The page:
Wednesday, April 3, 2013
Book Review: Gone Girl
Gone Girl, by Gillian Flynn, begins with a common-enough whodunit premise. On the morning of Nick and Amy Dunne's fifth wedding anniversary, Amy goes missing, leaving behind the first clue of her annual treasure hunt anniversary gift and the tell-tale signs of a struggle.
Naturally, suspicion swirls around Nick, a former-journalist turned down-on-his-luck bar owner in once happy but now troubled marriage. There's only one problem, not only is Nick our main character, he's also our narrator, as we observe the story from his first-person perspective.
How do you maintain a mystery when the reader has an inside look at the brain of the police's one and only suspect? That, in essence, is the central device of Gone Girl, which Flynn plays like a drum, bouncing between the unreliable narrator of Nick's introspection and passages from Amy's journal entries, which ensnaring you in doubt as the inconsistencies become more frequent and more troublesome.
The book twists and turns as Nick yearns for catharsis by following the treasure hunt breadcrumbs of his missing wife as the evidence and public vitriol mounts against him. And that's just Act I, as the first portion of the plot hinges on an eye-popping reveal that completely changes the game beyond a simple "Where is Amy?" I should stop there with the synopsis, I've already said too much.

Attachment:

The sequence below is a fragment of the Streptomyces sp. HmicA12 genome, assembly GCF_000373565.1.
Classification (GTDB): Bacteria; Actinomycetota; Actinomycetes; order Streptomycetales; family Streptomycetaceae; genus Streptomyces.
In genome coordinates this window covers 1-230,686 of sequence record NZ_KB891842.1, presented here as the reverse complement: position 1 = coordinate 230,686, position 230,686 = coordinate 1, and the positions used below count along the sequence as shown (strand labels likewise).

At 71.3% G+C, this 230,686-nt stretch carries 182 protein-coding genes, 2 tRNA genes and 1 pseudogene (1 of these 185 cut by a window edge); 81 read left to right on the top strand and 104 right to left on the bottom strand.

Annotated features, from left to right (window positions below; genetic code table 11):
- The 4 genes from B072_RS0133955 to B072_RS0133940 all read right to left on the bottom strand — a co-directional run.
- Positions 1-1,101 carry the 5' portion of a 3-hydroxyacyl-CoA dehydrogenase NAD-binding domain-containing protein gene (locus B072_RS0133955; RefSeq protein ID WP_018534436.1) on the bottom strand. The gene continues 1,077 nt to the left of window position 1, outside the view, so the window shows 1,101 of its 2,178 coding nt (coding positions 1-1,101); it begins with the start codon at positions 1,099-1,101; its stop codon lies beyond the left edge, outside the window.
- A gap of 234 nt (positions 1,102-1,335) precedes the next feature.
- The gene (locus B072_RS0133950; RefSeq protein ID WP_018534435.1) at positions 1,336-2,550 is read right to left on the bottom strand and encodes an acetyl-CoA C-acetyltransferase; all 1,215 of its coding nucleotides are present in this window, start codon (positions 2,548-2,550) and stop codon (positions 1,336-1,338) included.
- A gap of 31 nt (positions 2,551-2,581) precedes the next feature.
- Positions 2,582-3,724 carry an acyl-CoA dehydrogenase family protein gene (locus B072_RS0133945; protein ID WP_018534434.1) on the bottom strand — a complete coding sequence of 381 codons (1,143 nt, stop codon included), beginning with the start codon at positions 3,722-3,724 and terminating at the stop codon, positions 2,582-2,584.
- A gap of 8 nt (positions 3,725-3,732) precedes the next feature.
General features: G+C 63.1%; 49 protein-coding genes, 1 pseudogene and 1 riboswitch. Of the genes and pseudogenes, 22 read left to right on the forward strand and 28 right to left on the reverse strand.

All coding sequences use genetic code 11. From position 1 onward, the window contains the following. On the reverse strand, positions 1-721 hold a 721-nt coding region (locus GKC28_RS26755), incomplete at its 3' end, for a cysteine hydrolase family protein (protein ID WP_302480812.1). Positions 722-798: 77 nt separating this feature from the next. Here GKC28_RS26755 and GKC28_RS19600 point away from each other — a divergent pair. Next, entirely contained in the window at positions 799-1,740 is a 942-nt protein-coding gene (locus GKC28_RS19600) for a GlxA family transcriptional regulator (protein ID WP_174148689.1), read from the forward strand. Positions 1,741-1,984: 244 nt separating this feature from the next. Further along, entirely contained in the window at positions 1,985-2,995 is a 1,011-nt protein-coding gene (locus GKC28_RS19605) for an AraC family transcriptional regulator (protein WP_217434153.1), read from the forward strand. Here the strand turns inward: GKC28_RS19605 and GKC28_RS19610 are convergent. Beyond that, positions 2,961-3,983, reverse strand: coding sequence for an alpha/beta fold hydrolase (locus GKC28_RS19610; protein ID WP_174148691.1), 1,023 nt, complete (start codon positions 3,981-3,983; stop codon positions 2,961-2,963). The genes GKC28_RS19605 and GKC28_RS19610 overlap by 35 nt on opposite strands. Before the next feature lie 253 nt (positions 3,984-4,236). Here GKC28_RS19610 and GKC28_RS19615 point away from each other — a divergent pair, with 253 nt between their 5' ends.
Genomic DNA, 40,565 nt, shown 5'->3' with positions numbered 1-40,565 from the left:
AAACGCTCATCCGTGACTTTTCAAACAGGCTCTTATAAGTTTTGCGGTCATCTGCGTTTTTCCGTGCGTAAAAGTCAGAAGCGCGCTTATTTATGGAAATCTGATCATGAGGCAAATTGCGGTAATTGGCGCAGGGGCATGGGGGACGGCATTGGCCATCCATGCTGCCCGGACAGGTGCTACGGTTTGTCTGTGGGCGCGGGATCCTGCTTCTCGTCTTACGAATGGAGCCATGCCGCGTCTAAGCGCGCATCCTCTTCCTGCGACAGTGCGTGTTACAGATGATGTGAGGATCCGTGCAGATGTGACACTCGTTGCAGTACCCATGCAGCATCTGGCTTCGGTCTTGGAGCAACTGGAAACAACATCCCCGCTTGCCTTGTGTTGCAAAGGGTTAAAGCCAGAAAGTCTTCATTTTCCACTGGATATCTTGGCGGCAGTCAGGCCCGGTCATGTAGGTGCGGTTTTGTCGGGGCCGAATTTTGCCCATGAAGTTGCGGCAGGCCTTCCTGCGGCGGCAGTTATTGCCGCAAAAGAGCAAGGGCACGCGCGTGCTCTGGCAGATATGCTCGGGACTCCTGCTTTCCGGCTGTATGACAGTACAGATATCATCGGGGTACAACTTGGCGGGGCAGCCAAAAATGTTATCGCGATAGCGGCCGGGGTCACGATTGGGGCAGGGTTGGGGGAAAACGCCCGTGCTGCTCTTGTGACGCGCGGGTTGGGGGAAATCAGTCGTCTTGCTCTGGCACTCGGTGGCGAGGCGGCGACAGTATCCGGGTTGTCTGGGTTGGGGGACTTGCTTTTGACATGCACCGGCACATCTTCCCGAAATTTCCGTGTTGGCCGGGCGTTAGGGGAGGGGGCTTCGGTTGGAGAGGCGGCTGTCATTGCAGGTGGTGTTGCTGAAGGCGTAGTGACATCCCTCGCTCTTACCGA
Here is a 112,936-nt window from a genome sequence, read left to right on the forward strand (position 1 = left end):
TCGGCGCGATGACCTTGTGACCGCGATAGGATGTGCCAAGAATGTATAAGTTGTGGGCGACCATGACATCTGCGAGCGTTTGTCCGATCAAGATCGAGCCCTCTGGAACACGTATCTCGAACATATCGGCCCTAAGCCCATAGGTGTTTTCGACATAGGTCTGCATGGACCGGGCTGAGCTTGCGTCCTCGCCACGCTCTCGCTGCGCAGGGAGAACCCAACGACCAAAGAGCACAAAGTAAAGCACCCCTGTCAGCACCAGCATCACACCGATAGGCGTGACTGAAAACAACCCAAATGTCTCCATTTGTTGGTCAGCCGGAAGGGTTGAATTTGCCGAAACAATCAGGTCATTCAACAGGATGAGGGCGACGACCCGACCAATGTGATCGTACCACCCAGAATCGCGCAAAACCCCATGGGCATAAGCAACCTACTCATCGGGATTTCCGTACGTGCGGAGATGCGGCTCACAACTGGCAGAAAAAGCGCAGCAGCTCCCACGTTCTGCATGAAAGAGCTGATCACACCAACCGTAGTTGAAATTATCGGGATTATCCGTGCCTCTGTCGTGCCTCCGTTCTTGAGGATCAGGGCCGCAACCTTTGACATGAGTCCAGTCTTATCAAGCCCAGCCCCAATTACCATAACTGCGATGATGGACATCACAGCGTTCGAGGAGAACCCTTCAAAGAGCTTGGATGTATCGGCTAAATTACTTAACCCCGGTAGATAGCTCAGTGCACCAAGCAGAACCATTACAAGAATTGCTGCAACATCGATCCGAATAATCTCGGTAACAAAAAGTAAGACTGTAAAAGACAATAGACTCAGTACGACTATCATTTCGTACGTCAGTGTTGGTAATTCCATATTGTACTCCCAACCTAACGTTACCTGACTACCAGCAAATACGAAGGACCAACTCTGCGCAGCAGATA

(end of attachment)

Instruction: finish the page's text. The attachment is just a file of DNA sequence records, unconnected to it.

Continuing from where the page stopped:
Unfortunately, the book deflates in ACT III. When it finally comes time to deliver on the heavily-built-up mystery and intrigue, Gone Girl finds itself painted into a rather constricting corner. It's not enough to undue the impressive work that led up to it – I still find myself ruminating on the story weeks later – but after several jaw-dropping twists and a relentless narrative that keeps you awake for hours wanting to read just one more chapter, the story stumbles hastily toward a too-quick finish like a hurdler tripped up by the final bar.
It is unfortunate, since Flynn nonetheless manages to create one of the most unique cat and mouse games I've ever read only to toss the tension aside in a conclusion that is unsatisfying for any and all of the carefully-constructed characters (including the most unapologetically evil individual since Steinbeck's East of Eden). Borrowing from the old fiction-writing adage, Flynn puts a gun on the wall in Act I, but in ACT III it merely falls down without discharging.
Still, even with its weak conclusion, Gone Girl remains a wildly entertaining and deliciously deceptive tale of betrayal, desperation and yes, murder.